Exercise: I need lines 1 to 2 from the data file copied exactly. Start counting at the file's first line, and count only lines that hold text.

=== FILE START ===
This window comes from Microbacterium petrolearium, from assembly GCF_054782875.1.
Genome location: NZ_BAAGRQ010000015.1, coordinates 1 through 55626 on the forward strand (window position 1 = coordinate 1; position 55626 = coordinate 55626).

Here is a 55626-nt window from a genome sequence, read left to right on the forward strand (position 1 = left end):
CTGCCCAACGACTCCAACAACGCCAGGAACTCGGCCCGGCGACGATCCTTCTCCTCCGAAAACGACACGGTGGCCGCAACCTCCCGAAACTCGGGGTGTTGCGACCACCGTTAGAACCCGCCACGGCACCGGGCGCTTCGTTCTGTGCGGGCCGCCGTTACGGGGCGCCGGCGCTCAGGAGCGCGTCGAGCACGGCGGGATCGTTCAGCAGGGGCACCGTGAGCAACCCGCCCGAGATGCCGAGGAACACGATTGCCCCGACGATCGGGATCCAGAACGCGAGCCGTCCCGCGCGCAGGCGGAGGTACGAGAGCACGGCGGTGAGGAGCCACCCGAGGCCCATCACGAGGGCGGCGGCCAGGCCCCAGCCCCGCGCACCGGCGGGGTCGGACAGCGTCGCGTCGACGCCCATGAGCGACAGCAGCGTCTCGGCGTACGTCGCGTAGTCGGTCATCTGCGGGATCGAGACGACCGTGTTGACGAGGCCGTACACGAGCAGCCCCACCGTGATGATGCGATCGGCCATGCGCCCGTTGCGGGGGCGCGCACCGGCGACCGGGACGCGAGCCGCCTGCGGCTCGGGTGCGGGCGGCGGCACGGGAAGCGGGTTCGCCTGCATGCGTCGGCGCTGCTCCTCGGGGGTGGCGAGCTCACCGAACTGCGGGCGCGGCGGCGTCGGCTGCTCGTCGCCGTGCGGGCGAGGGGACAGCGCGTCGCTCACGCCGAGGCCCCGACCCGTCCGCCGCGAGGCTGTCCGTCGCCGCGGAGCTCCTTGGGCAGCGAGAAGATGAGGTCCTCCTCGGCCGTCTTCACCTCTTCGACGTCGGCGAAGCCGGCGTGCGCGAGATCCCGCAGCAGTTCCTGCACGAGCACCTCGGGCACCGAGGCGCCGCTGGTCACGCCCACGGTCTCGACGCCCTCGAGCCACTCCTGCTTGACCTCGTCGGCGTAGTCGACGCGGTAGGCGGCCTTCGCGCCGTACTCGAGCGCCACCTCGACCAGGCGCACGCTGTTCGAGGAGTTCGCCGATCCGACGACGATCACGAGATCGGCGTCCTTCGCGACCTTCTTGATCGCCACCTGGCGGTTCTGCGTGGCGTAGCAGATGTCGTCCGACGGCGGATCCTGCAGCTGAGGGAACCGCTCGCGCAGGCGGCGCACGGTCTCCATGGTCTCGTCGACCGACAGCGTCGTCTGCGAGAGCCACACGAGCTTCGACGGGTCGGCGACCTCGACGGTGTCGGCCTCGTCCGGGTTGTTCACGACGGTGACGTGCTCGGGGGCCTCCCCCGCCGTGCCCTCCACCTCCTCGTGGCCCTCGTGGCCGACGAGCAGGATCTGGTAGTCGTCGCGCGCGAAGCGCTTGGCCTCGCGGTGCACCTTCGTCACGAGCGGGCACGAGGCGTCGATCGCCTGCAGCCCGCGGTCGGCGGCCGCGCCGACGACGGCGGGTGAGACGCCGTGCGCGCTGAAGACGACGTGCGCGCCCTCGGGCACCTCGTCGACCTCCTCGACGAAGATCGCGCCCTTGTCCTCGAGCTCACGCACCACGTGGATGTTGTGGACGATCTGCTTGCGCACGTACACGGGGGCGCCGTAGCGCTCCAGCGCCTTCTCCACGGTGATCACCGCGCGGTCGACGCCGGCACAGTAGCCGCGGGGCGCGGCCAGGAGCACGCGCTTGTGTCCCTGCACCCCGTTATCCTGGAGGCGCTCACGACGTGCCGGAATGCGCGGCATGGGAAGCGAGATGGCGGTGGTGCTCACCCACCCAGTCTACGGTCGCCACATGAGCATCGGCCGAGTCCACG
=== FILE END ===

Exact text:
This window comes from Microbacterium petrolearium, from assembly GCF_054782875.1.
Genome location: NZ_BAAGRQ010000015.1, coordinates 1 through 55626 on the forward strand (window position 1 = coordinate 1; position 55626 = coordinate 55626).